1. 1. OPEB Best Practices Nine Clichés You’ll Love to Hate Robert Scott-City of Carrollton GFOAT Fall Conference October 11, 2007 Corpus Christi
  2. 2. # 1-Misery Loves Company <ul><li>Joint Procurement of Actuarial Services </li></ul><ul><ul><li>Helps both sides deal with the huge increase in actuarial valuations </li></ul></ul><ul><ul><li>Allows an opportunity to write best practices into the RFP </li></ul></ul><ul><ul><li>Promotes more meaningful benchmarking </li></ul></ul><ul><ul><li>Facilitates the timing of the reviews </li></ul></ul><ul><ul><li>Provides economies of scale=reduced rates </li></ul></ul><ul><ul><li>Helps small governments navigate the OPEB maze </li></ul></ul>
  3. 3. #2-United We Stand, Divided We Fall <ul><li>Seeking Buy-In and Communicating to All Stakeholders </li></ul><ul><ul><li>The OPEB process spans departments and organizations </li></ul></ul><ul><ul><li>Internally, Finance including Accounting & Treasury, Human Resources, Legal, Top Management, Governing Board, Employee groups </li></ul></ul>
  4. 4. #2-United We Stand, Divided We Fall (Continued) <ul><ul><li>Externally, Health Plan Consultants, Actuaries, Third Party Administrators, Outside Insurers, External Auditors, Pension Plan Administrators, Financial Advisors, Investment Advisors, Trust Agents </li></ul></ul><ul><li>With as many groups involved you need a single point of contact to coordinate all parties and clear goals that will provide for unified direction </li></ul>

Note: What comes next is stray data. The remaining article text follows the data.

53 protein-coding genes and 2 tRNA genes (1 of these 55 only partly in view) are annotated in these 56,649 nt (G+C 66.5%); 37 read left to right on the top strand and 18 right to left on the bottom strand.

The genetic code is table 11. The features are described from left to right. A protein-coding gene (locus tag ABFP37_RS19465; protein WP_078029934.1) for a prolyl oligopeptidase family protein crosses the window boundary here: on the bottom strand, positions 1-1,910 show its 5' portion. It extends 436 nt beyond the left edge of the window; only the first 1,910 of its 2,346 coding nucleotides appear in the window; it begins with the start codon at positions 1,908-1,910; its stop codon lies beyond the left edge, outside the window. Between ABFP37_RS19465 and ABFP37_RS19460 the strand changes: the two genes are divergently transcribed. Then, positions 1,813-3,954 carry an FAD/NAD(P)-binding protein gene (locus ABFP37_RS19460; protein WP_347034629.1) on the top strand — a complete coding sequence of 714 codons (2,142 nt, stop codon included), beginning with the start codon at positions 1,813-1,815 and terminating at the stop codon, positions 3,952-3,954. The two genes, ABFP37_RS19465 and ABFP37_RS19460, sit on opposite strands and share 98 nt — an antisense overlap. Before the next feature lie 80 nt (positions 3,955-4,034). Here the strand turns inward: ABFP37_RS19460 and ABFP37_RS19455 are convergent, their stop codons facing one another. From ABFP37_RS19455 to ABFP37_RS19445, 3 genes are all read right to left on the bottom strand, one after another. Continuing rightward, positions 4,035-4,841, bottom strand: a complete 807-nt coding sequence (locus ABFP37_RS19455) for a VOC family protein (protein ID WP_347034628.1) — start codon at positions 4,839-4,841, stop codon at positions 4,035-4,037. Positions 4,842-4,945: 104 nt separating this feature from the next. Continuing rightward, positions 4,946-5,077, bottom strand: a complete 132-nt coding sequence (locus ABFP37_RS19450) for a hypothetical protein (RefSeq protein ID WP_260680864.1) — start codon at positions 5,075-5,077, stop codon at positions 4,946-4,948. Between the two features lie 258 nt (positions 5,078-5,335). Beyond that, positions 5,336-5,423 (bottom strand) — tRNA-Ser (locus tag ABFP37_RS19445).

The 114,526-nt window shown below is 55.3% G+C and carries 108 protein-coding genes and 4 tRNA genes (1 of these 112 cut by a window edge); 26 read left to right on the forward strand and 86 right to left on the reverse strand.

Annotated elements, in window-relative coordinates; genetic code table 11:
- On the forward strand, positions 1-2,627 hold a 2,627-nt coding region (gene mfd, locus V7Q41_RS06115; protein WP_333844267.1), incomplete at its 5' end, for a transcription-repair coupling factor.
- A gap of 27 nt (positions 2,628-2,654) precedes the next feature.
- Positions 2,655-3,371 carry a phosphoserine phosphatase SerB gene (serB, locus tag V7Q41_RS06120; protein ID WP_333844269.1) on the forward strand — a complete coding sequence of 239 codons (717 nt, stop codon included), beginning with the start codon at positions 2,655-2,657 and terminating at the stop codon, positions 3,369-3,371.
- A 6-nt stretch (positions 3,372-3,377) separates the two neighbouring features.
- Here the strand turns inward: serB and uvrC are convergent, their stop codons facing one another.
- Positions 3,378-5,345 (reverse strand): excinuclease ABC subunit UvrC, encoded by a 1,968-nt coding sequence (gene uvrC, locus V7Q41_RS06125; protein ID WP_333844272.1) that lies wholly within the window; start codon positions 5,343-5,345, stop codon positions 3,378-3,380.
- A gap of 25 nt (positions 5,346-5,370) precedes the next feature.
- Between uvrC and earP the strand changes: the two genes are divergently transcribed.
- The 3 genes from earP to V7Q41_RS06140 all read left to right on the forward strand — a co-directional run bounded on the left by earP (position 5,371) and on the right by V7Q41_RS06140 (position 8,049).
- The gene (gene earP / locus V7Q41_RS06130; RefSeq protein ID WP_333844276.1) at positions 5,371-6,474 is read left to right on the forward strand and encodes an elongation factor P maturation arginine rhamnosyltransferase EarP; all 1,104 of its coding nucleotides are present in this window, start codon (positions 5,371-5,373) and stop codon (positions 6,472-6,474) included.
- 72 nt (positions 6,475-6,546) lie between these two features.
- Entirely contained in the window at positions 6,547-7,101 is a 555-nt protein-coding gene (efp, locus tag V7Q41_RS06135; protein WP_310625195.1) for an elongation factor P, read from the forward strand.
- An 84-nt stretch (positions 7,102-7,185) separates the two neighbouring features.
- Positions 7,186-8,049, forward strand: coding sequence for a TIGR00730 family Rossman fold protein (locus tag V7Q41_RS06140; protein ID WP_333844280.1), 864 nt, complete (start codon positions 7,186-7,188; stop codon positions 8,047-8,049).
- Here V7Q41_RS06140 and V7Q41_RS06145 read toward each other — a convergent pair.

5. 5. # 3-Without a Strong Foundation, the House Will Not Stand <ul><li>The basis for the entire OPEB valuation is the underlying health plan accounting and census data </li></ul><ul><li>The responsibility for the accuracy and consistent preparation of this data often falls to parties outside the employer’s organization </li></ul><ul><li>The best actuary in the world will have wildly inaccurate numbers if the underlying data is not reliable. </li></ul><ul><li>Biennial or triennial reviews can affect the availability of information-plan for it. </li></ul><ul><li>It is management’s responsibility to ensure that this data is reliable. </li></ul>